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Rose Valland, the Art Spy

February 20

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When the Nazis entered Paris, they stole artwork and other valuables from Jewish collectors, art dealers and ordinary families. The Jeu de Paume Museum became the main depot for the looted artwork. A young French curator named Rose Valland witnessed this massive spoliation, and she surreptitiously kept meticulous notes. Thanks to her action, thousands of these paintings were recovered after the war. She became one of the most decorated women in France but died a forgotten hero.   



⇒ February 18-21, watch Brigitte Chevet‘s film Rose Valland: The Art Spy on your home device. A link will be provided to all who register.

⇒ Sunday, February 20 at 2:00 p.m. US Eastern Time, tune into the program with our distinguished panel of guests.  A link will be provided to all who register.




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After graduating from the Centre de Formation des Journalistes in Paris, Brigitte Chevet (right) directed numerous short films for French television (CanalPlus, TF1, France 3) and became an independent documentary filmmaker. She has directed around twenty full-length documentaries, including Rose Valland: The Art Spy (French title: L’espionne aux tableaux, Rose Valland face au pillage nazi). Her main areas of interest are ecology, politics, and women’s history. She teaches filmmaking at the University of Rennes, in Brittany, and has served on the jury of various film festivals.

Screen Shot 2022-01-11 at 4.56.55 PMMaryKate Cleary (left) is an art historian and lecturer specializing in restitution and repatriation. She has worked for over a decade with the heirs of families persecuted in the Holocaust, as well as with museums, auction houses, commercial galleries and private collectors towards due diligence relating to artwork ownership history, as well as the resolution of dozens of Nazi-era restitution claims. She has lectured widely, including presently as Lecturer of Art Business at Sotheby’s Institute, London, and previously at New York University, where she taught the first academic course at a U.S. institution dedicated to Provenance Research. She has worked at The Museum of Modern Art, the Art Loss Register, Sotheby’s London, artnet.com and New York’s Jewish Museum.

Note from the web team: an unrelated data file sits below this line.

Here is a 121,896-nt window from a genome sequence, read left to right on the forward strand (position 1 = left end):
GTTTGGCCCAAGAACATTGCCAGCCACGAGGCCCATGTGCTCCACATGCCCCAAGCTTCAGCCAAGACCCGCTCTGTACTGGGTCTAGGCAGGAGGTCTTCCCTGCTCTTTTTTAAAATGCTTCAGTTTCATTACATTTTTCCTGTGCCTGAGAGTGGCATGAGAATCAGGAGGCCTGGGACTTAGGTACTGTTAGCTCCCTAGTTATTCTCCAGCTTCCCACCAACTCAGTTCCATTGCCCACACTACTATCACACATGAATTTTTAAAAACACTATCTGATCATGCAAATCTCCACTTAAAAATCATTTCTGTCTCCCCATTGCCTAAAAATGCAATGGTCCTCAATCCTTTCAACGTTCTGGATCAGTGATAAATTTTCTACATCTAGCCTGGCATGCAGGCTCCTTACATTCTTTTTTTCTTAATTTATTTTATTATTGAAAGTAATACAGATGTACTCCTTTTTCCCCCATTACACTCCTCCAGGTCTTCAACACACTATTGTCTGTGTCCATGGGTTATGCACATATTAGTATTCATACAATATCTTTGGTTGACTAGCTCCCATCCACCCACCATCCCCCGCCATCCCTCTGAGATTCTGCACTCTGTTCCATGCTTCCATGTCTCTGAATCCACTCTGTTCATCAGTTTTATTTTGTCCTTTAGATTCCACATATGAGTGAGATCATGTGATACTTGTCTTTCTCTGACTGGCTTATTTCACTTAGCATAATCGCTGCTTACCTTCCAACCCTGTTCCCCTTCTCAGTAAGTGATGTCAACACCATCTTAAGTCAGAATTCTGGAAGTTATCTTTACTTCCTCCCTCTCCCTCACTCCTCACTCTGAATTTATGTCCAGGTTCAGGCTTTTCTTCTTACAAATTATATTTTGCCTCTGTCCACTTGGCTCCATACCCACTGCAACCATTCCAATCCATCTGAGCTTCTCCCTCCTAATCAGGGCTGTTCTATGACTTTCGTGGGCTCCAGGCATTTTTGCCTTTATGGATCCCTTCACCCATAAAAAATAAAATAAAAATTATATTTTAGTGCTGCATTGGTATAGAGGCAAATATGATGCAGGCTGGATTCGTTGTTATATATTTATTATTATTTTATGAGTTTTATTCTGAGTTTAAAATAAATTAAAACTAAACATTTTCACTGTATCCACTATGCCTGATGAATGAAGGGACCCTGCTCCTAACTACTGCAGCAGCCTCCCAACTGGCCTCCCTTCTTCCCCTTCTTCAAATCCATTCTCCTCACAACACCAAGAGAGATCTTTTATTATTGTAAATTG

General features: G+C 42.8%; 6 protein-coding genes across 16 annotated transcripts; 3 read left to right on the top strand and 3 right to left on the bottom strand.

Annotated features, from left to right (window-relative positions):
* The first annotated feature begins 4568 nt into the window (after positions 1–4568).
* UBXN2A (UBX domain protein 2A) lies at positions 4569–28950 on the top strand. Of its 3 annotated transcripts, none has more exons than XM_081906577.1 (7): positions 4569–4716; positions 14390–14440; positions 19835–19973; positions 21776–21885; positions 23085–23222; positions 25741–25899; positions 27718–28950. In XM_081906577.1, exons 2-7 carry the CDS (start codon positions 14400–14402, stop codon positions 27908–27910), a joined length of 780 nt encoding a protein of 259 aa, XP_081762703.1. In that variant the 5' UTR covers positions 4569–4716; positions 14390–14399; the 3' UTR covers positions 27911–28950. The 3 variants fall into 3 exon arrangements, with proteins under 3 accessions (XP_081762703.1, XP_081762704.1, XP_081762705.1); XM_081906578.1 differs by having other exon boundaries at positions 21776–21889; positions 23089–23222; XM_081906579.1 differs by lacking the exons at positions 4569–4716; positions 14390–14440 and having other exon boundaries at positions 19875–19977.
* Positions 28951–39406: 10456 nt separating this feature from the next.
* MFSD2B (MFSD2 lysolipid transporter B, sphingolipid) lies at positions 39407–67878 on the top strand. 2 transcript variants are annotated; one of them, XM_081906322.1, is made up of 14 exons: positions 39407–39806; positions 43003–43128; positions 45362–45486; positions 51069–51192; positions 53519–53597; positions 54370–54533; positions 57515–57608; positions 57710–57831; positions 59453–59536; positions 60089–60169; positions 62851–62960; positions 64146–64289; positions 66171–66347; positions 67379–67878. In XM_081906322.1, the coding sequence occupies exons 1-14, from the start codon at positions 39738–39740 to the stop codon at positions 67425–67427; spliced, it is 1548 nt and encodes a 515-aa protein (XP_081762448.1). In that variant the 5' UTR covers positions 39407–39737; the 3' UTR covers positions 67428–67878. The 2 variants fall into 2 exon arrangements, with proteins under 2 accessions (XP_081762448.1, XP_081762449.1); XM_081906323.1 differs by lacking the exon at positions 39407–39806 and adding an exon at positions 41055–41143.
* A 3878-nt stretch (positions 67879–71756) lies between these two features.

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Marianne Rosenberg (right) is the owner of Rosenberg & Co., a gallery on New York’s Upper East Side that continues her family’s distinguished tradition of exhibiting Modern and contemporary art. She is a granddaughter of Paul Rosenberg, the legendary Parisian art dealer who fled France in 1940 thanks to a visa from Aristides de Sousa Mendes and whose gallery and collection were the victims of Nazi art theft. Many of the artworks looted from the Rosenberg collection were taken to the Jeu de Paume museum where Rose Valland then surreptitiously kept track of them at great personal risk.

Screen Shot 2022-01-30 at 9.17.47 PMElizabeth Campbell (moderator, at left) is an Associate Professor of History and founding Director of the Center for Art Collection Ethics (ACE) at the University of Denver. She is the author of Defending National Treasures: French Art and Heritage Under Vichy and numerous publications related to the history and legacy of Nazi art looting. With support from the National Endowment for the Humanities, her current book project focuses on the Allied recovery of Nazi-looted art, comparing restitution practices in France, Belgium and the Netherlands. More information on ACE and Campbell’s publications can be found here


Registration for this program is closed.


This program is co-sponsored by the Center for Art Collection Ethics at the University of Denver. 

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February 20
tickets by donation
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